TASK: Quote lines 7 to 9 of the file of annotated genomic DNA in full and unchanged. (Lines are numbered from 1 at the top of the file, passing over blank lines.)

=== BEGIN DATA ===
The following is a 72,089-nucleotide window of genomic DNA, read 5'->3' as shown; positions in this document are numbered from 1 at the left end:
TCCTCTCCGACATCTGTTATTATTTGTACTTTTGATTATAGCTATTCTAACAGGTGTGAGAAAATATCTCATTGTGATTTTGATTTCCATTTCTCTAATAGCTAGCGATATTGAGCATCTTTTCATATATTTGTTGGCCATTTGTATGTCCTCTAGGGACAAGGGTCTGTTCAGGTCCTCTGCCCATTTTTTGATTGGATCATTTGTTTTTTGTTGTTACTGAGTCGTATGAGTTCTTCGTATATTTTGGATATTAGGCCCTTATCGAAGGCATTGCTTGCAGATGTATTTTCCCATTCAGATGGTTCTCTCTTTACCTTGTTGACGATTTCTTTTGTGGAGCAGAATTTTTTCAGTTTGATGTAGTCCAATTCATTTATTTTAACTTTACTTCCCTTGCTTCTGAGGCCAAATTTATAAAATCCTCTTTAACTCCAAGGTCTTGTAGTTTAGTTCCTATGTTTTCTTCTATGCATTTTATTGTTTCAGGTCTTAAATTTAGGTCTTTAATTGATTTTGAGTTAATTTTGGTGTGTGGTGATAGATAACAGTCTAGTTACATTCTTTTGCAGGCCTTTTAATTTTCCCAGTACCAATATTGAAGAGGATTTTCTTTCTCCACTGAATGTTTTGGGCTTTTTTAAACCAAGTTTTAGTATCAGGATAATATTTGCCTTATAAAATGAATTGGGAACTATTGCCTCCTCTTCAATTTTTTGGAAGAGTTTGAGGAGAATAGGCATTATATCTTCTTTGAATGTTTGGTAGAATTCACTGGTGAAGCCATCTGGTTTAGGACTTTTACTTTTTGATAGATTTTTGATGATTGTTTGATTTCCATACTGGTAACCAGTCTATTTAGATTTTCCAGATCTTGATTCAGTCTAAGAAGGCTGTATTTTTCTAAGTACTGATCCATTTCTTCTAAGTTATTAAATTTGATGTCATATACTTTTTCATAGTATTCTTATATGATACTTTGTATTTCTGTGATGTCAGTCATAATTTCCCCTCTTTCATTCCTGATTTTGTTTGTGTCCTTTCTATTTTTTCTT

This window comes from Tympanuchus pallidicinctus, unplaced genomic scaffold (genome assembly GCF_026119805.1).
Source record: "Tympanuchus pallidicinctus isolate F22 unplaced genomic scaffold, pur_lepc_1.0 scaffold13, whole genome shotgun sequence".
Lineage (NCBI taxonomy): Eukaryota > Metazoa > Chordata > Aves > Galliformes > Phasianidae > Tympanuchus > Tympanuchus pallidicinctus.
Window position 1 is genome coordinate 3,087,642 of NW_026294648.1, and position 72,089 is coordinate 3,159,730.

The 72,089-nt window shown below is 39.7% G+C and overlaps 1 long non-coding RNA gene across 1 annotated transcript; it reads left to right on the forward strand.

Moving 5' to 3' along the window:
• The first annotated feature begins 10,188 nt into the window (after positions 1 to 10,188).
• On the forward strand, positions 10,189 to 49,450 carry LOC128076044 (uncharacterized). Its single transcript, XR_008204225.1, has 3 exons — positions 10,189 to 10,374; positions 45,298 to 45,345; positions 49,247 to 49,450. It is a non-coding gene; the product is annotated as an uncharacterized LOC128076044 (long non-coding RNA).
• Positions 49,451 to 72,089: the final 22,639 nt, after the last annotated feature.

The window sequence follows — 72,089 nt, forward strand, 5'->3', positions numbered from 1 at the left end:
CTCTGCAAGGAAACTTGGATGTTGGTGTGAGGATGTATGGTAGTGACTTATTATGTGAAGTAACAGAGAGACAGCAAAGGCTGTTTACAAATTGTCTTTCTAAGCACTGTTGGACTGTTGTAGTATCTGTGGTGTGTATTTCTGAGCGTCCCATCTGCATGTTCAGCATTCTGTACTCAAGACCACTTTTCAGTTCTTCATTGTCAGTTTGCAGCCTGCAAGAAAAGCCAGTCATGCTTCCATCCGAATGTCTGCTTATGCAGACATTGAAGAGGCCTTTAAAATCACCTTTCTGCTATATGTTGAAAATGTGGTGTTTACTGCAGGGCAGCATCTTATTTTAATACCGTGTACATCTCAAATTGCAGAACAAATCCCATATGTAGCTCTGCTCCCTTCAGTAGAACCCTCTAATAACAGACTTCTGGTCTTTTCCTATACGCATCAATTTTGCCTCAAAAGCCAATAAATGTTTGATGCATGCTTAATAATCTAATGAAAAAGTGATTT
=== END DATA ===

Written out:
The 72,089-nt window shown below is 39.7% G+C and overlaps 1 long non-coding RNA gene across 1 annotated transcript; it reads left to right on the forward strand.

Moving 5' to 3' along the window:
• The first annotated feature begins 10,188 nt into the window (after positions 1 to 10,188).